Bluefield Daily Telegraph, Bluefield, WV

Local News

March 2, 2014

Magazine article provides new insights into War mayor’s death

WELCH — Less than a year after the Playboy magazine edition with Vince Beiser’s article titled, “Overdose County, USA,” hit local newsstands, Dr. Thomas Clark Hatcher, 72, mayor of War was found dead in his home.

Two criminal trials have followed Hatcher’s death, and McDowell County juries have arrived at different verdicts after listening to essentially the same evidence in each case.

In both trials, the defense has argued that Hatcher, an overweight, diabetic with a cardiac condition, died in his sleep, while the state’s cases were based on testimony and a small portion of physical evidence to point the finger of guilt in the direction of Mayor Hatcher’s daughter-in-law, Rebecca Lynn “Becky” (Click) Hatcher, 32, and her brother, Earl Click, 27, who had been released prison less than a month before Mayor Hatcher’s death.

On Nov. 5, 2013, the jury in Rebecca Hatcher’s case returned a not guilty verdict on the charge of murder in the first degree, but was hung on the conspiracy charge. On Feb. 5, the jury in the Earl Click returned guilty with a recommendation of mercy verdict on the 1st degree murder charge, and guilty on the conspiracy count, even though none of the physical evidence placed him in the bedroom where Mayor Hatcher died. Click’s sentencing will be on March 12.

Beiser attended Rebecca Hatcher’s trial, before writing the sequel to his first piece. This one is titled: “Prescription for Death: How painkillers destroyed the Town of War, West Virginia,” and had a March 1, release date. The publication was available in local newsstands at least a week earlier. In it, Beiser correctly pointed out a fact that after the release of his 2012 article: “The local papers and TV stations all ran stories about my article, ensuring that just about everyone in the county heard about it.” As a result, in the current article, Beiser wrote that he wasn’t surprised when he received several emails and phone calls alerting him to the death of Mayor Hatcher on July 17, 2012.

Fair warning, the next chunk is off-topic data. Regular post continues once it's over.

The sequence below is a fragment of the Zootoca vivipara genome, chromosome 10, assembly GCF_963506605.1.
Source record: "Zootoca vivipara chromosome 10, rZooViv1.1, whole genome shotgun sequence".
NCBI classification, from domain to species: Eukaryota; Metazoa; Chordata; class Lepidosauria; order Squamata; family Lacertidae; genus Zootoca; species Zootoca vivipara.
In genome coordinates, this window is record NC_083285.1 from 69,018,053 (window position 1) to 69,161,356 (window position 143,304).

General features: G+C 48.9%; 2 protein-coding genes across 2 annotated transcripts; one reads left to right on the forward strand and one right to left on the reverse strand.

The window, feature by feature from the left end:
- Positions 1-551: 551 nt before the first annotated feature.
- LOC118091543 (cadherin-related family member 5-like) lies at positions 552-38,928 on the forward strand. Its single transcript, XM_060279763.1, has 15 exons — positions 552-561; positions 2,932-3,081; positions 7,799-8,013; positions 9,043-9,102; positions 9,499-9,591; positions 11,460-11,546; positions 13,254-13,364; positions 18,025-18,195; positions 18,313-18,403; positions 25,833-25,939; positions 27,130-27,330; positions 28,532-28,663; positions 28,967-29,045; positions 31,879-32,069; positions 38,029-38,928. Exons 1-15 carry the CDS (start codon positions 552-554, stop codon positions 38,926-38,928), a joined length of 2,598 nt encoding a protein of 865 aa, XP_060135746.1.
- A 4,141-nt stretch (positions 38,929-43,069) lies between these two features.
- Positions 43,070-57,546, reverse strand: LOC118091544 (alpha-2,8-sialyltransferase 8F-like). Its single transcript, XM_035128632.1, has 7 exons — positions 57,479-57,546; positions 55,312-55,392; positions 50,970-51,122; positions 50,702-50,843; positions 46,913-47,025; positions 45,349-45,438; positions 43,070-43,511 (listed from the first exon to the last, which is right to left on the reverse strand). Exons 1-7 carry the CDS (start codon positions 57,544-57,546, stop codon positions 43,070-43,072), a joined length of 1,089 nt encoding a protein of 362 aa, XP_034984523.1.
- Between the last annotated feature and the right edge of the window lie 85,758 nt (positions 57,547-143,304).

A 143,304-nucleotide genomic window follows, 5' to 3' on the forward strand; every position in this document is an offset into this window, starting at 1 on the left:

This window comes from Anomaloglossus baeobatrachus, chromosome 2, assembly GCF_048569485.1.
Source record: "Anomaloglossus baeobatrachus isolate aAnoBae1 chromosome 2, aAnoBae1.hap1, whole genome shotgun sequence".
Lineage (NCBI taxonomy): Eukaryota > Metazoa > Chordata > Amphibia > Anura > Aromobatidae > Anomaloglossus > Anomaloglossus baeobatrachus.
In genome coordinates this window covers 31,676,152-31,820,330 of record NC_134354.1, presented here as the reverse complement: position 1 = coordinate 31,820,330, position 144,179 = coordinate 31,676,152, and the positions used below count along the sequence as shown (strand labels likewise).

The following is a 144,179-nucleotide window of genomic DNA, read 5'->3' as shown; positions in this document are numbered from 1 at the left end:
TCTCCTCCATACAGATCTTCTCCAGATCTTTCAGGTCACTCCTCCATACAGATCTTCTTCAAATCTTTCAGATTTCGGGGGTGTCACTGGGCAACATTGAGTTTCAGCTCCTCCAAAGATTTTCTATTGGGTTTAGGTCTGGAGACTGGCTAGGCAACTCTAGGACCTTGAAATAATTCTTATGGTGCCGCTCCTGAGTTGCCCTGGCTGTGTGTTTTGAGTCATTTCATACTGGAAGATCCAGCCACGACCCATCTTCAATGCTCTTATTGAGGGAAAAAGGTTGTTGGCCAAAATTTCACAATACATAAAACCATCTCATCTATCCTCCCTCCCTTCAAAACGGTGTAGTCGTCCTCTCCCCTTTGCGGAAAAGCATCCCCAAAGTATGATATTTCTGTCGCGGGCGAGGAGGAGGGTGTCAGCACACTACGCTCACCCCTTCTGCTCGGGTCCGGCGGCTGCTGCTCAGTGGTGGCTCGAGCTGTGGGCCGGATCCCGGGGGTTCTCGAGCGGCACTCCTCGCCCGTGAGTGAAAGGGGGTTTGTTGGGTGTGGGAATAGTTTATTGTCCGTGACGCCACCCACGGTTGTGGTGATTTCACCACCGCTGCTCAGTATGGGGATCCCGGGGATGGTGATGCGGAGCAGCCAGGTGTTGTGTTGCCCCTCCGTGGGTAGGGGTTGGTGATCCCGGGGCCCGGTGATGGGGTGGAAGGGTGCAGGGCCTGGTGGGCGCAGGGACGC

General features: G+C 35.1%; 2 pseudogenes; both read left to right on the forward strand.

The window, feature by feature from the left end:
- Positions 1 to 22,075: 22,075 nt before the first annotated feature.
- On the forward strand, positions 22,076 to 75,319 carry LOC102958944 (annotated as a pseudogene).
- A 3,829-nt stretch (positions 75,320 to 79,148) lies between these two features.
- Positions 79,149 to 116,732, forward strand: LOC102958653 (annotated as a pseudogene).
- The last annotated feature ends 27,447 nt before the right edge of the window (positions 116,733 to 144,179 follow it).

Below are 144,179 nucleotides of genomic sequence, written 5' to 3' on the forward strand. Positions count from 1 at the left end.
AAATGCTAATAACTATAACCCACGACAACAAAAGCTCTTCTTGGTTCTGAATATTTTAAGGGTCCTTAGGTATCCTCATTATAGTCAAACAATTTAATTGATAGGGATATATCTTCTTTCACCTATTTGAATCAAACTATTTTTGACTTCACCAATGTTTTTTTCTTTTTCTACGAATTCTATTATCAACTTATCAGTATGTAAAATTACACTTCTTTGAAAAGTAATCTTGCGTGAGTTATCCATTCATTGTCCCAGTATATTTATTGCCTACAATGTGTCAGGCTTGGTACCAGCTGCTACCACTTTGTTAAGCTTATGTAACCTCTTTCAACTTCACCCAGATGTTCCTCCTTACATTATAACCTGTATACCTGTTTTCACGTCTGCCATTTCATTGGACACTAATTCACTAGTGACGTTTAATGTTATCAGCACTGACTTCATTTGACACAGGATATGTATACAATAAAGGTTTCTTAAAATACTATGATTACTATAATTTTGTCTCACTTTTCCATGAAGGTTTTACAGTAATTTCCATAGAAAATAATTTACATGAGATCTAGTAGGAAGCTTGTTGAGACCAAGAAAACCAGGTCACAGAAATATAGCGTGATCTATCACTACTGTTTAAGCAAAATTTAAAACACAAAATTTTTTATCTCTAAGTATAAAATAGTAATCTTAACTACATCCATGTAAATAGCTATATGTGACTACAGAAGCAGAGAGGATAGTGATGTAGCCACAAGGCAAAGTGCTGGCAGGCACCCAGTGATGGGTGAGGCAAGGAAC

Playboy is one of the world’s most well-produced publications, and it should come as no surprise that Beiser’s “Prescription” article would be presented with excellent graphics from the Playboy staff along with photography by Dan Saelinger, an Oregon-based photographer. To introduce the story, Playboy used a distinctive graphic of the palm of a hand holding 47 OxyContin pills placed in the shape of West Virginia, complete with the state’s eastern and northern panhandles.

Theresa Hennessee, vice president of public relations for Playboy wrote in response to an email message asking if the number 47 was significant since the Mountain State has 55 counties. Hennessee said that the number had no significance.

“Rather we found the scale of the pills that allowed us to portray the shape of the state while not losing the immediate read of the pills as pills,” she wrote. “We did mark War at the southern end of the state with a star on the pill.”

Without question, the world has had a long-standing fascination with southern West Virginia and southwestern Virginia. Few places in North America — perhaps the world —  are ignorant of the famous Hatfield-McCoy Feud that was covered by publications like the New York Times and other major newspapers. While pizza pie makers toss dough in the storefront windows of their establishments, coal miners work in dark places, hundreds of feet below the earth’s surface — lending to the overall mystery of the region and its people.

But the misery of the epidemic of drug abuse is a universal problem. As Beiser so rightly illustrates in his thoroughly researched article, the number of people who die by overdosing on painkillers has quadrupled nationally since 1999, “[a]nd in McDowell County, where War sits, victims are dying faster than just about anywhere else. The overdose death rate there is 16 times the national average.”